WASHINGTON — North Korea has positioned a Taepodong-2 missile on the launch pad at its facility in Musudan in the east of the country, U.S. officials told NBC News on Wednesday.
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Speaking in Mexico City, Secretary of State Hillary Rodham Clinton called it a "provocative act" that would have consequences.
Clinton told reporters that the U.S. believes a North Korean plan to fire a missile for any purpose would violate a resolution by the U.N. Security Council. She said the U.S. would raise the issue with the United Nation if the plan went forward.
Pyongyang has said it intends to use the missile to launch a satellite into space. The North Koreans issued an international notice that the launch may occur sometime between April 4-8.
According to the U.S. officials, while two stages of the missile can be seen, the top is covered with a shroud supported by a crane.
But now that the missile is on the pad, the launch itself could come within a matter of days, a likelihood that has sparked a flurry of diplomatic activity as the event would be in violation of a U.N. ban prohibiting the country from ballistic activity. Some fear the launch is a cover for the test-fire of long-range missile technology.
North Korea has described the pending launch a "peaceful space launch," but U.S. officials and experts say it would employ the very same technology used to launch ballistic missiles, and if successful it would be the first proof that North Korea would have the ability to launch a ballistic missile against at least Alaska or Hawaii.
Director of National Intelligence Dennis Blair testified before Congress that a successful test of a three-stage rocket would demonstrate North Korea's ability to reach the continental United States with a ballistic missile.
The commander of U.S. Pacific Command, Adm. Timothy Keating, warned recently that the U.S. has the ability to shoot down the missile should it threaten either the United States or its allies, but Pentagon and military officials believe that scenario is highly unlikely.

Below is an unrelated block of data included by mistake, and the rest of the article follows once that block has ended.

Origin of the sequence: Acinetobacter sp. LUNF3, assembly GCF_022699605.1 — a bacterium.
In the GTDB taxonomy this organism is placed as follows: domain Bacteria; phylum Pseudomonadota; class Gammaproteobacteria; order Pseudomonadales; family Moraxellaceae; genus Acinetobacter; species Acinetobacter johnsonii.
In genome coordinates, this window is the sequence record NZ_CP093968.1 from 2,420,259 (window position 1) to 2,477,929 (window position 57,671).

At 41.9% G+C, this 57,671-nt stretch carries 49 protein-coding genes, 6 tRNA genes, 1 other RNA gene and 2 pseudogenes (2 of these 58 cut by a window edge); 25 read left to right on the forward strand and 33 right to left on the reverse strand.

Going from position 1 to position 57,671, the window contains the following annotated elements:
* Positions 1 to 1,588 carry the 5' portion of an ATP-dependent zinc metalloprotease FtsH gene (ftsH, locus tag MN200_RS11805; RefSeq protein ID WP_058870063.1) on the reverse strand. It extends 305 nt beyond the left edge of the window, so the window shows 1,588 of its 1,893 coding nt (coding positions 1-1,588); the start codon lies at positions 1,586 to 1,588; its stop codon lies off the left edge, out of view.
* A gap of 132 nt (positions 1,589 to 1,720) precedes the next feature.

Japan, on the other hand, has said it is prepared to shoot down the missile with its Patriot anti-missile defense systems acquired from the United States.
The last such test of a Taepodong-2 in 2006 was a spectacular failure when the missile started to cartwheel almost immediately after liftoff and was either destroyed by ground controllers or simply flew apart from the centrifugal force.
Flurry of talks
South Korea's chief nuclear envoy, Wi Sung-lac, said Wednesday after returning from talks with his Beijing counterparts that a launch would trigger a response.
"If North Korea launches rocket, certain countermeasures are unavoidable," he said. He refused to elaborate, saying the measures, including any sanctions, would be discussed among U.N. Security Council member nations.
Yonhap quoted an unnamed intelligence official Monday as saying authorities "strongly believe" the launch will take place April 4-5 and believe it will involve a long-range missile — not a satellite.
It probably won't be clear if the latest launch is a satellite or a missile test until footage can be analyzed after the event; the trajectory of a missile is markedly different from that of a satellite.
Analysts have been watching for signs of a satellite or missile on the launch pad in Musudan. Satellite imagery from March 16 showed progress toward mounting a rocket, with a crane hovering over the launch pad, said Christian LeMiere, an editor at Jane's Intelligence Review in London.
He said that once mounted, scientists would need at least a week to fuel and carry out tests before any launch. Images from earlier this month did not indicate the rocket or missile had been mounted, he said Wednesday.
The Associated Press contributed to this report.